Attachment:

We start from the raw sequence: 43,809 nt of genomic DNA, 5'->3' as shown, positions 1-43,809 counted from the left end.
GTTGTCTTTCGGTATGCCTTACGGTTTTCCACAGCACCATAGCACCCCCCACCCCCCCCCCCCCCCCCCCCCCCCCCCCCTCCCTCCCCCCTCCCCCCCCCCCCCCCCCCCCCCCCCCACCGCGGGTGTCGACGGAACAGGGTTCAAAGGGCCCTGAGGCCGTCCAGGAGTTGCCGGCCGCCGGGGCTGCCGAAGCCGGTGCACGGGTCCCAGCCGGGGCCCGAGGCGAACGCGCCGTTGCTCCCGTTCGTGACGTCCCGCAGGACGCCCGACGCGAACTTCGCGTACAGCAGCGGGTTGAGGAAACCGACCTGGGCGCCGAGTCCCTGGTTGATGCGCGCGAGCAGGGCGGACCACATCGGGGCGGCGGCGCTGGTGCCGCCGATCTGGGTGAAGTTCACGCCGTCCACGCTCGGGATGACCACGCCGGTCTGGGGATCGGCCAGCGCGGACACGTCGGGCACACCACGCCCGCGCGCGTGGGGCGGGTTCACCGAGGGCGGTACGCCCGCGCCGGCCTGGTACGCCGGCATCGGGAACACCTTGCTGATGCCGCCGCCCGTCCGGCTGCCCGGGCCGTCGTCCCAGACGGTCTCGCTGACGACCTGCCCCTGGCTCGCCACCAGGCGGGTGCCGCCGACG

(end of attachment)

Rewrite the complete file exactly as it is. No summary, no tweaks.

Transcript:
We start from the raw sequence: 43,809 nt of genomic DNA, 5'->3' as shown, positions 1-43,809 counted from the left end.
GTTGTCTTTCGGTATGCCTTACGGTTTTCCACAGCACCATAGCACCCCCCACCCCCCCCCCCCCCCCCCCCCCCCCCCCCTCCCTCCCCCCTCCCCCCCCCCCCCCCCCCCCCCCCCCACCGCGGGTGTCGACGGAACAGGGTTCAAAGGGCCCTGAGGCCGTCCAGGAGTTGCCGGCCGCCGGGGCTGCCGAAGCCGGTGCACGGGTCCCAGCCGGGGCCCGAGGCGAACGCGCCGTTGCTCCCGTTCGTGACGTCCCGCAGGACGCCCGACGCGAACTTCGCGTACAGCAGCGGGTTGAGGAAACCGACCTGGGCGCCGAGTCCCTGGTTGATGCGCGCGAGCAGGGCGGACCACATCGGGGCGGCGGCGCTGGTGCCGCCGATCTGGGTGAAGTTCACGCCGTCCACGCTCGGGATGACCACGCCGGTCTGGGGATCGGCCAGCGCGGACACGTCGGGCACACCACGCCCGCGCGCGTGGGGCGGGTTCACCGAGGGCGGTACGCCCGCGCCGGCCTGGTACGCCGGCATCGGGAACACCTTGCTGATGCCGCCGCCCGTCCGGCTGCCCGGGCCGTCGTCCCAGACGGTCTCGCTGACGACCTGCCCCTGGCTCGCCACCAGGCGGGTGCCGCCGACG